p 12 < 1.00 and p 23 > 0.45

bond

=> delocalization of pi-electron into the central

Pi bond-orders between adjacent atoms range from 0.0 to 1.0 (0.66 in benzene, for example). There is excellent correlation between pi bond orders and bond lengths. For example,

R(C 1 -C 2 ) = 1.517Å - 0.189 p c 1 -c 2 Å

The matrix P which has as its elements the charges (diagonal) and bond-orders (off-diagonal) is called the charge - bond order matrix. In fancier language, it is called the density matrix; in very fancy language, it is called the "first order reduced density matrix".

J

CALCULATION

FOR ETHYLENE

HUCKEL MATRIX BY COLUMNS

 1 2 1 0.00000 1.00000 2 1.00000 0.00000 0 MO- 1 MO- 2 MO-

0 E/BETA

1.00000 -1.00000

 C - 1 0.707107 -0.707107 C - 2 0.707107 0.707107

ORBITAL OCCUPANCY

MO 1--2

MO 2--0

MO

HUCKEL ENERGY (UNITS OF BETA) =

2.00000

BOND-ORDER MATRIX BY COLUMNS

 0 1 2 1 1.00000 1.00000 2 1.00000 1.00000 CHARGE NET SPIN DENSITY CHARGE DENSITY C 1 1.00000 0.00000 0.00000 C 2 1.00000 0.00000 0.00000 SPIN DENSITY IS FOR HIGHEST MULTIPLICITY CALCULATION FOR BUTADIENE HUCKEL MATRIX BY COLUMNS 0 1 2 3 4 1 0.00000 1.00000 0.00000 0.00000 2 1.00000 0.00000 1.00000 0.00000 K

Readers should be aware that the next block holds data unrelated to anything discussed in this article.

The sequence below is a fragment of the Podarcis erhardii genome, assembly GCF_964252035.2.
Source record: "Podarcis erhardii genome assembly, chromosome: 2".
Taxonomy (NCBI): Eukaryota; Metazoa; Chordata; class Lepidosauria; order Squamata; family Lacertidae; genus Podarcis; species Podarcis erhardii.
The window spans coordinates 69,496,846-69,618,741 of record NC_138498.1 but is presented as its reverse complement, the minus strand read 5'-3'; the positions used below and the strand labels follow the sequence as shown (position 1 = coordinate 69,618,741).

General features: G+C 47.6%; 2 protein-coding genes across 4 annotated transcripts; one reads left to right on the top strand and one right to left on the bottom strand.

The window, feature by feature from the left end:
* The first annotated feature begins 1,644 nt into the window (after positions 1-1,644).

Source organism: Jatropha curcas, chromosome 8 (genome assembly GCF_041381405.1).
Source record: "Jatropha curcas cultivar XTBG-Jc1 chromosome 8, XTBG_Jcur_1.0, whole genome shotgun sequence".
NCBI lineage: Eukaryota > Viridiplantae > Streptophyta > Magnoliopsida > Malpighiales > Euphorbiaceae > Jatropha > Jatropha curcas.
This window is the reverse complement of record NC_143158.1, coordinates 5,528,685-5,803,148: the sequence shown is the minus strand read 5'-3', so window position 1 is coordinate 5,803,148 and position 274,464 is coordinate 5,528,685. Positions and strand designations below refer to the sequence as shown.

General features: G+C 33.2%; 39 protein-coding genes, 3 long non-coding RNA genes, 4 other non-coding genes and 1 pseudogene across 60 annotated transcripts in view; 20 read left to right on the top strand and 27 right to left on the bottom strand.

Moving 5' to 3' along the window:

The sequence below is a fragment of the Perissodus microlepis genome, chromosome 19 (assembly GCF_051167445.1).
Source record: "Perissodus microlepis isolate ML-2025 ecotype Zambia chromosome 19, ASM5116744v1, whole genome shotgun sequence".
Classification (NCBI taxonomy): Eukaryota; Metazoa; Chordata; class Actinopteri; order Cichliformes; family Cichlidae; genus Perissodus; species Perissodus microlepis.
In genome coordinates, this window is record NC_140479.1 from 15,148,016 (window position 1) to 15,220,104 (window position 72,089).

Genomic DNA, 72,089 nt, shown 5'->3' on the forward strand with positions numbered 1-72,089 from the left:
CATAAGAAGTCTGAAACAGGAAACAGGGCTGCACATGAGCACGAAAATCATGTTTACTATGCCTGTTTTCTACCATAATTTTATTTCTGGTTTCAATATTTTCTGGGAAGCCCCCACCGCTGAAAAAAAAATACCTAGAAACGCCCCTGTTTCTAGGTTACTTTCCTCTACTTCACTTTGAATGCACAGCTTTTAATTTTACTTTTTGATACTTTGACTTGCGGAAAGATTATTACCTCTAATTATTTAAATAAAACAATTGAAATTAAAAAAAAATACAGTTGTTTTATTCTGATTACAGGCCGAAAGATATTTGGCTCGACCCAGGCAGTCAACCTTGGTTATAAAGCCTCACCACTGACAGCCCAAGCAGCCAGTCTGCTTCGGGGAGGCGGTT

3 0.00000 1 0 1 4 0.00000 0 1 0
 0 MO- 1 MO- 2 MO- 3 MO- 4 MO- 0 E/BETA 1.61803 0.61803 -0.61803 -1.61803

C - 1 0.371748 0.601501 0.601501 0.371748

 C - 2 0.601501 0.371748 -0.371748 -0.601501 C - 3 0.601501 -0.371748 -0.371748 0.601501 C - 4 0.371748 -0.601501 0.601501 -0.371748

ORBITAL OCCUPANCY

MO 1--2

MO 2--2

MO 3--0

MO 4--0

MO

HUCKEL ENERGY (UNITS OF BETA) =

4.47214

BOND-ORDER MATRIX BY COLUMNS

0

1

2

3

4

 1 1.00000 0.89443 0.00000 -0.44721 2 0.89443 1.00000 0.44721 0.00000 3 0.00000 0.44721 1.00000 0.89443 4 -0.44721 0.00000 0.89443 1.00000 CHARGE NET SPIN DENSITY CHARGE DENSITY C 1 1.00000 0.00000 0.00000 C 2 1.00000 0.00000 0.00000 C 3 1.00000 0.00000 0.00000 C 4 1.00000 0.00000 0.00000

SPIN DENSITY IS FOR HIGHEST MULTIPLICITY